Some $500,000 in federal funding is on the way to repair the collapsing culverts under Russell Road.
A phone call from the federal Department of Transportation brought the news this week to the City of Forks.
“The call came out of the blue,” Public Works Director Dave Zellar told the Forks City Council on Monday evening, May 9.
“There is light at end of the tunnel for Russell Road,” Mayor Bryon Monohon told the council.
A key section of Russell Road has been closed by the City of Forks for months due to concerns over the possible collapse of the road due to the culverts collapsing. Large concrete blocks and warning signs keep drivers away. Heavy rusty steel plates now cover the 100 foot section of the road atop the culverts.
The road closure has forced local residents to take a sometimes considerably longer route to get from the south end of Highway 101 in Forks to homes along Russell Road on the west side of the closure.
The funding didn’t come easily. The call comes after months of city officials lobbying and seeking federal help to fix the costly problem.
The council on Monday night approved the initial steps for moving the culvert fix forward.
Following discussion with the mayor and the council at the meeting it was decided to move forward with preparations for soliciting engineering and design work proposals.
Zellar said removing the existing culverts, replacing them and reopening the road section will be scheduled for 2012.
The project involves working with fisheries issues due to Mill Creek being a salmon bearing waterway.
Currently the Pacific Coast Salmon Coalition is doing a study of the Mill Creek area that will likely help cut down on the initial design and environmental studies work necessary for pre-construction work.
The city will contribute about $67,000 in funds for the work.
Zellar said it is likely the Forks Old Fashioned Fourth of July Committee will have to stage their annual parade in a different way due to the ongoing road closure, possibly shortening the length of the parade.
All the work must meet federal and state highway standards, City Attorney/Planner Rod Fleck told the council.
West End Thunder meeting
Representatives of the West End Thunder drag racing organization attended the meeting and discussed their upcoming meeting set for Thursday night, May 12 at the Olympic Natural Resources Center.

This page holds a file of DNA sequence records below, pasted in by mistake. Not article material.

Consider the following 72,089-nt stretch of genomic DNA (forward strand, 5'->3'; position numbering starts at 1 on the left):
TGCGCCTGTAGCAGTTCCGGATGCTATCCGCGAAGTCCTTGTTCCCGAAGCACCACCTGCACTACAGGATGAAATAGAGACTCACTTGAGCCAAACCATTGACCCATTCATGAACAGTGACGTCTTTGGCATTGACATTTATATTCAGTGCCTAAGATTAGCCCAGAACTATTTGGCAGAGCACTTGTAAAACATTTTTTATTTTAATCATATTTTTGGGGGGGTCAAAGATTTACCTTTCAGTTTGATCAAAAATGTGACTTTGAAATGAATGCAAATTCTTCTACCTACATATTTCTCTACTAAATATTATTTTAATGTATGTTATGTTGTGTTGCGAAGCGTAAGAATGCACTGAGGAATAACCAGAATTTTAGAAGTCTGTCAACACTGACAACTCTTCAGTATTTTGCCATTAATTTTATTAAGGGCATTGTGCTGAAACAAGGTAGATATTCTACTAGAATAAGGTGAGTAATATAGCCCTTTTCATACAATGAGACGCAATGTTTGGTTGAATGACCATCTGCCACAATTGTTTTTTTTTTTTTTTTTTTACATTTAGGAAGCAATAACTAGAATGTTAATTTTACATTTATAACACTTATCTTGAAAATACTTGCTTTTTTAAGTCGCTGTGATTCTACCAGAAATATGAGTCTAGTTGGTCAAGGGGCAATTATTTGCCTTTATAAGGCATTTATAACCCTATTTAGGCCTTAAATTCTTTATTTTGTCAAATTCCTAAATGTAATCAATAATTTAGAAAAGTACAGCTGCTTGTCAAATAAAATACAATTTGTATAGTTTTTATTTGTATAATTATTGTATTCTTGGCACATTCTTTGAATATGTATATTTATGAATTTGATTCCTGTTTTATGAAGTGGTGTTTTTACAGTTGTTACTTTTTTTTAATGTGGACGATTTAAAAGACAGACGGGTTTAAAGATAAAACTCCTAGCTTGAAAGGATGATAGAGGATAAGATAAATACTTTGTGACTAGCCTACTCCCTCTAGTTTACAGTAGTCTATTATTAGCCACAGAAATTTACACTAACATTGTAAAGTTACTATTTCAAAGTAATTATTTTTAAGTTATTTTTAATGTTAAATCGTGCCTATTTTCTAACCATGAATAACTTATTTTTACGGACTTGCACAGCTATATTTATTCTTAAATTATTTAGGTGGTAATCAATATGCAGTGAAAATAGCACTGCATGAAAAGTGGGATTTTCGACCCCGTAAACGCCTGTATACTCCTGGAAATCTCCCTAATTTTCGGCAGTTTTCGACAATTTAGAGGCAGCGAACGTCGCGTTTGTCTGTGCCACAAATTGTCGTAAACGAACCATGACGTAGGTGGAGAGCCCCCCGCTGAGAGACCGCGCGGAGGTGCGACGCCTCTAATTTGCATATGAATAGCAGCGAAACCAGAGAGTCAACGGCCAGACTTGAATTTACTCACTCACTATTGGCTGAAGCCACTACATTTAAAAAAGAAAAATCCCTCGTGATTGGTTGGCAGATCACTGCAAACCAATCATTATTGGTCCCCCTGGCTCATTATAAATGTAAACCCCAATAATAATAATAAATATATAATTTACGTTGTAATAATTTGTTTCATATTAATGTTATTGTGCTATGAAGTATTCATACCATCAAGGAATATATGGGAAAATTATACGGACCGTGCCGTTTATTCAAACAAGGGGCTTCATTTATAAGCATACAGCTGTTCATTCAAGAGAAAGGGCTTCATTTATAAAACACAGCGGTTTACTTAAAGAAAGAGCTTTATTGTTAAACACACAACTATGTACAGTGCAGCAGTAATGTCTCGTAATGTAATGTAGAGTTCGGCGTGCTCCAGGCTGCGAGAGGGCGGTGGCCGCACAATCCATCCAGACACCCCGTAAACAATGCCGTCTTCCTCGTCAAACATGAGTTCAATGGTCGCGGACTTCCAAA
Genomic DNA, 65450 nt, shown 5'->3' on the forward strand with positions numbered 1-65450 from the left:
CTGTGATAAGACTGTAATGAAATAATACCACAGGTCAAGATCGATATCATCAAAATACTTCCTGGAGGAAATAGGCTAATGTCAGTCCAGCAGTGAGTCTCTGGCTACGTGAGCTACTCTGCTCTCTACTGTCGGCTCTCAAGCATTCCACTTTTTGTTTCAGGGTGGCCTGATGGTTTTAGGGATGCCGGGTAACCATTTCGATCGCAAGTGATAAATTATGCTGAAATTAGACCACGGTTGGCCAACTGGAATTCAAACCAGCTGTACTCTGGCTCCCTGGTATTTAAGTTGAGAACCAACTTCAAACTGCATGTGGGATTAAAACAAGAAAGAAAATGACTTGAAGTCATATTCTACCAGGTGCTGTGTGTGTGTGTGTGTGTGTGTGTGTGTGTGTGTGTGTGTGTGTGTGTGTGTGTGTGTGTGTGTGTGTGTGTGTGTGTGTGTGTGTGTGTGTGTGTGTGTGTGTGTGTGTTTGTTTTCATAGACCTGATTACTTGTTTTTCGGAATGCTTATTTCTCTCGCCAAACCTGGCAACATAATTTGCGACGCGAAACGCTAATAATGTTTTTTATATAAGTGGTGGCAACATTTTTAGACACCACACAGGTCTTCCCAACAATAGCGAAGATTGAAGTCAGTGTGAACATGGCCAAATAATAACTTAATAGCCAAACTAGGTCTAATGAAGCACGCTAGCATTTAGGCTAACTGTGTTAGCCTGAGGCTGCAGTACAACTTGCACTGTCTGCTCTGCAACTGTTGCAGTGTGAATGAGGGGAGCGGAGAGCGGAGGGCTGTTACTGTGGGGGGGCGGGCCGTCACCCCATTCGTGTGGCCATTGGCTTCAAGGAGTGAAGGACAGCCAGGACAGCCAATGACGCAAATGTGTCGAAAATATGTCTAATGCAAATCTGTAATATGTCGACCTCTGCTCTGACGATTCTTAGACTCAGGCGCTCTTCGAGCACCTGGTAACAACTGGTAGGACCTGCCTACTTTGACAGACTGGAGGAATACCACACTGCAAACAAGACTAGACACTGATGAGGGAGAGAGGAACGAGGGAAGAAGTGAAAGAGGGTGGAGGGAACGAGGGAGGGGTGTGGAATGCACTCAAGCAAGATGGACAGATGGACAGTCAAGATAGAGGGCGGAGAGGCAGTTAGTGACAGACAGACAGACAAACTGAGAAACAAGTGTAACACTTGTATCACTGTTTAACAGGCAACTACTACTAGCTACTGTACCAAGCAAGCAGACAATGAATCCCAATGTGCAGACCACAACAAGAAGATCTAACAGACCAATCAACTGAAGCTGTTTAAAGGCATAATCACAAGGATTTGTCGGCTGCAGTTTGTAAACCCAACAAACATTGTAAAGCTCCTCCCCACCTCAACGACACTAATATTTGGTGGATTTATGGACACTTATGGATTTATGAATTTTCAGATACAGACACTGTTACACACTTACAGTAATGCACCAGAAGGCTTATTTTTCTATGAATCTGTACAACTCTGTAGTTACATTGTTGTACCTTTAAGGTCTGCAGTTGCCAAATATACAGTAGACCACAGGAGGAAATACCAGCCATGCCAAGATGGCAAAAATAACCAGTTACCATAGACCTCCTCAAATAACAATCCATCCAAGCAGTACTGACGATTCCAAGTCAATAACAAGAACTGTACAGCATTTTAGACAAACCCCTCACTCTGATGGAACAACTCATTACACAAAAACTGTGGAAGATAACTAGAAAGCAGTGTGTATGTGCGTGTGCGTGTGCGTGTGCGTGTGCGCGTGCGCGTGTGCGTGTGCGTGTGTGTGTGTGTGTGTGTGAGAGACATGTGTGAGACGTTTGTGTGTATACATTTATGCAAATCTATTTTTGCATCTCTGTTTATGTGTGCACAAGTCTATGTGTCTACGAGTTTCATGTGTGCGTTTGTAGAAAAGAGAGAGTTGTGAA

Staff members from the office of Sen. Patty Murray are attending the meeting to discuss negotiations with the Federal Aviation Administration (FAA) over future use of the Forks Municipal Airport for summertime weekend series of drag races.
West End Thunder is at the end of a five-year extension from the FAA for holding their one-eight mile drag races about five times a season.
The City of Forks has also been in negotiation with the FAA over the issue, seeking to help continue the drag racing series at the airport. The races boost the economy of Forks as well as offering a popular event for spectators and racers.
A two-year extension for the races is a possible temporary solution. The City of Forks role at the airport, and the FAA’s interpretation of its compacts with the city at the Forks Municipal Airport will likely also be focused on at the Thursday night meeting.
Wild Olympics campaign
Fleck reported on meetings with state agencies regarding possible delays of timber sales on state forest lands managed by the state Department of Natural Resources that provide funds for schools and hospitals. Environmental groups are seeking to have additional state forest lands set aside for habitat for the marbled murrelet forest bird.
Monohon and Fleck are scheduled to attend a public meeting at Quinault High School on Saturday evening, May 14 that will focus on the pros and cons of the Wild Olympic Campaign which seeks to add more private and state lands to the Olympic National Park.
Prescription drug take back
Forks Police Chief Doug Price reported that the prescription drug take-back held at Chinook Pharmacy on Saturday, May 7 was a success, with local resident bringing in enough dated pill bottles to fill a large box. He said among the drugs returned were containers of oxycodone, a prescription pain killer drug that is linked to drug abuse by persons who illegally obtain the prescription pills.
Price said three surplus Washington State Patrol cars will soon arrive in Forks, all bought at a substantial savings to the city. He said the cars will come equipped with costly light bars and other gear and only need installation of police radios and Forks Police Department markings.
American Legion seeks to return
Port Angeles-based American Legion officials attended the council meeting and announced they are seeking to restart an American Legion chapter in Forks. They said they are seeking a site for an American Legion hall and need 15 members from the area to join to relaunch the chapter. They sought the city’s help in doing this. The mayor said he would meet with the chapter representatives in Port Angeles at a later date.
Rainforest Run update
The annual Rainforest Run motorcycle event will be held August 19-20 at a site off Mora Road owned by event promoter Bob Wishon, Wishon announced at the meeting. In 2009 the event was held at Tillicum Park in Forks, and in 2010 at the main hanger of the city-owned Quillayute Airport.
Wishon said permission was not received from the FAA for again using the hanger and paved areas around the hanger.